Despite a drop in cash donations, Burbank Temporary Aid Center
officials are considering plans to expand the center’s facilities.
Center board members recently discussed hiring an architect for
the expansion project, which would cost an estimated $455,000 to
complete. So far, a site survey has been completed at no cost to the
organization, and the board is considering whether to spend $15,000
to hire an architect, BTAC officials said at their July 30 meeting.
The board is in the process of applying for a capital project
grant from the city, and hopes to complete the necessary paperwork by
the end of September, BTAC board President Jan Loporchio said at the
Under the proposal, an outline of which has been submitted to city
grants coordinator Mas Yoshinaga, the center’s rear building would be
demolished and a new two-story warehouse would be constructed. The
center’s storefront office at 1304 W. Burbank Blvd. also would be
remodeled as part of the five-year plan.
The BTAC board would raise 15% of the cost from public and private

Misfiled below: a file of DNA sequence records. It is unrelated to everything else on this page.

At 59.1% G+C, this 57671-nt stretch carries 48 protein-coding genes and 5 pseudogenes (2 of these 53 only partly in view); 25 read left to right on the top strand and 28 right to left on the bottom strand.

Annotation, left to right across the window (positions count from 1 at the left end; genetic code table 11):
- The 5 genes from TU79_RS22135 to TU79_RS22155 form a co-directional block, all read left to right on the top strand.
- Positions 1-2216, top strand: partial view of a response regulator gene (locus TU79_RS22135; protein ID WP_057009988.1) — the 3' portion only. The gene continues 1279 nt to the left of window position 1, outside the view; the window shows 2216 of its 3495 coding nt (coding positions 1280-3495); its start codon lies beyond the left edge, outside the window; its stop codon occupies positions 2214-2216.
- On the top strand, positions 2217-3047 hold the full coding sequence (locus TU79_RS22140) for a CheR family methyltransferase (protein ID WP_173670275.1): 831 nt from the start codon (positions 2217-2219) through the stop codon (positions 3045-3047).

sources over the life of the project. The City Council, which must
approve all block grant projects, would likely take action on such a
proposal sometime in December or January, Yoshinaga said.
Attempts to reach Loporchio for additional comment on the project
BTAC, which provides emergency aid to families and individuals,
including food, shelter, clothing and transportation, has come under
fire from donors and volunteers who questioned the board’s leadership
after executive director Pat Smola was fired in June.
At the meeting, Loporchio said the board shelved similar expansion
plans in 2002 because “we realized we just weren’t ready last year.”
Yoshinaga said BTAC began the grant process last year, but was
slowed by parking and development review issues.
“Essentially, there wasn’t enough time to go through those steps,”
Following a discussion about the project, board treasurer Isabel
Adams told members and visitors that cash donations were down during
the 2002-03 fiscal year, which ended June 30. Through the end of
June, the center had received cash contributions of $88,495, and is
seeking to raise $115,000 during the 2003-04 fiscal year, Adams said.
“We really need to get busy raising money,” she said.
According to the center’s latest profit and loss statement, BTAC
lost $30,133 during June, and finished the 2002-03 fiscal year with a
net loss of $4,051.